Recently I took a look at the Digital Rain Labs Driving Forces sound effects library and was quite impressed by it. The library has really nice sound design elements that can be used for various purposes but mostly it finds its place in Sci-Fi genre. I was interested on how and why Digital Rain Lab created the library and got in touch with its sound designers Ruslan Nesteruk and Gleb Bondarenko.
Hi guys, thank you for taking time to do this interview. Tell us a little bit about yourself and what got you into sound design?
I have been in and around sound from the early childhood. Having general musical school education and playing bass guitar in numerous bands from jazz to metal was a pretty solid background in music up until I got to the point where I had to choose my professional path. The musical education I had received felt artificial to me, restricting creativity to a set of detailed rules that haven’t been changed in ages. I started looking elsewhere, meanwhile getting into DAWs and electronic music, and by the age of 18 I realized there was a field of sonic artistry boldly called Sound Design, which equally combined creativity and technology – and I fell in love with it. Even though sound design practices are well documented and taught, I don’t believe there are any rules, and that’s the beautiful quality I appreciate in my craft everyday. I can create my own stack of effects (or even program my own DSPs) and get crazy unexpected results. Tools are also constantly changing so there is no point of creating rules, and I love it. Since I could generate my first sounds using a computer, I have released a bunch of IDM music albums, got relevant bachelors degree and have been professionally active in sound design for the last 7 years.
I started as a programmer, but writing music was always my real passion. At some point, I had the opportunity to create music for some post-apocalyptic browser game, and the client also asked to do the sound effects for it. The process was so inspiring, that I had decided to make music and sound design my main occupation. It wasn’t easy at first – I didn’t have many clients or money, but I kept experimenting, reading articles, and writing music. And then I got into Gaijin Entertainment for a trial, which I successfully passed. PavelStebakov and Sergey Ryazanov had taught me everything I know about game audio, for which I am grateful. At that moment I realized I like sound design and want to keep doing it.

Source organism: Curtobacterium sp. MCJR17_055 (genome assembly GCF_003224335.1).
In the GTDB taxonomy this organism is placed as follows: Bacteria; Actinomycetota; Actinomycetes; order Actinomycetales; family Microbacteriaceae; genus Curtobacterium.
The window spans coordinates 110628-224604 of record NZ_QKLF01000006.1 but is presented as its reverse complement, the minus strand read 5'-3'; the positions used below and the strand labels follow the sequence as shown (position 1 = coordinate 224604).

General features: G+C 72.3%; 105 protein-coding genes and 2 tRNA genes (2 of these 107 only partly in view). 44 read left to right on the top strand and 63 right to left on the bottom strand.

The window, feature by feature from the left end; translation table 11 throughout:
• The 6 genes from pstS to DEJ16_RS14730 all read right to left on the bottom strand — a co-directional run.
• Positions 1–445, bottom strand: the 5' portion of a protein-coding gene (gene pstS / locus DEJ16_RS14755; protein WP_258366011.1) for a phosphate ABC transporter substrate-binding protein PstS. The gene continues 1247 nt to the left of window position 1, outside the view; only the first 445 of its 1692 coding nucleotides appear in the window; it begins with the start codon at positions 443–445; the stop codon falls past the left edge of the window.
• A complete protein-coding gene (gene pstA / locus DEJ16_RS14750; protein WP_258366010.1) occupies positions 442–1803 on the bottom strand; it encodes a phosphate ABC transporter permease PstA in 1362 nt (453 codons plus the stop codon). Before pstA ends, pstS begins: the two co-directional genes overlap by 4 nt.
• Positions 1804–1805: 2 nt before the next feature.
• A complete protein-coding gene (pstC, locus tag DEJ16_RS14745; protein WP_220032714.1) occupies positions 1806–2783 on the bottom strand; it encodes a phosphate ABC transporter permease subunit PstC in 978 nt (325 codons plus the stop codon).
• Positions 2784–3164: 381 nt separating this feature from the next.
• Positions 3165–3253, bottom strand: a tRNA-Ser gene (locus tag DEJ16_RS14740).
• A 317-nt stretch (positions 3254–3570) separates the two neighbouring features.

When was the company born?
Our agency unofficially started in 2012, at a time when we both had enough professional experience but wanted something new and different. A collaboration that once started as Skype chats, developed into regular sound work for small games and commercials, until we were approached by Yota Devices asking us to create a set of unique sounds for their double-sided smartphone Yotaphone 2. That’s when we officially decided to form Digital Rain Lab.
What was the reason to create Driving Forces and could you tell us a little bit about how you planned the whole library?
Being actively engaged in the scene and on the lookout for the next unique addition to our catalogue, we noticed that there were lots of designed spaceship flyby libraries but no static sounds that would allow you to create your own spaceship. That’s how we got the idea to create Driving Forces – the first futuristic engine construction kit. We decided to base the featured selection of sounds on the common spaceship engine elements such as jet turbines, various synthetic tones, heavy rumbling mothership sounds, and topped it with the additional recordings. Initial concept was much larger in scale and was planned to feature other vehicles such as electric cars and hoverbikes, but we started off light, focused on spaceships first, and progressed to the decent library you can see now. We wanted to make the library flexible for both game audio and film sound designers, and split the majority of sounds into layers of “low RPM”, “mid”, and “high”, along with making a lot of separate sound details so you can mix and match sounds however you like. Game audio-wise, most sounds in the library are made to be seamless in playback, which means they’re optimized for game engines and middleware that are known for sensitivity. We believe the library has a lot to offer and its application isn’t limited to just spacecraft, but also anything you want to design to sound unusual or futuristic: drones, hoverboards, and cars of future. Pitch it up and quite possible you can have nanobots too!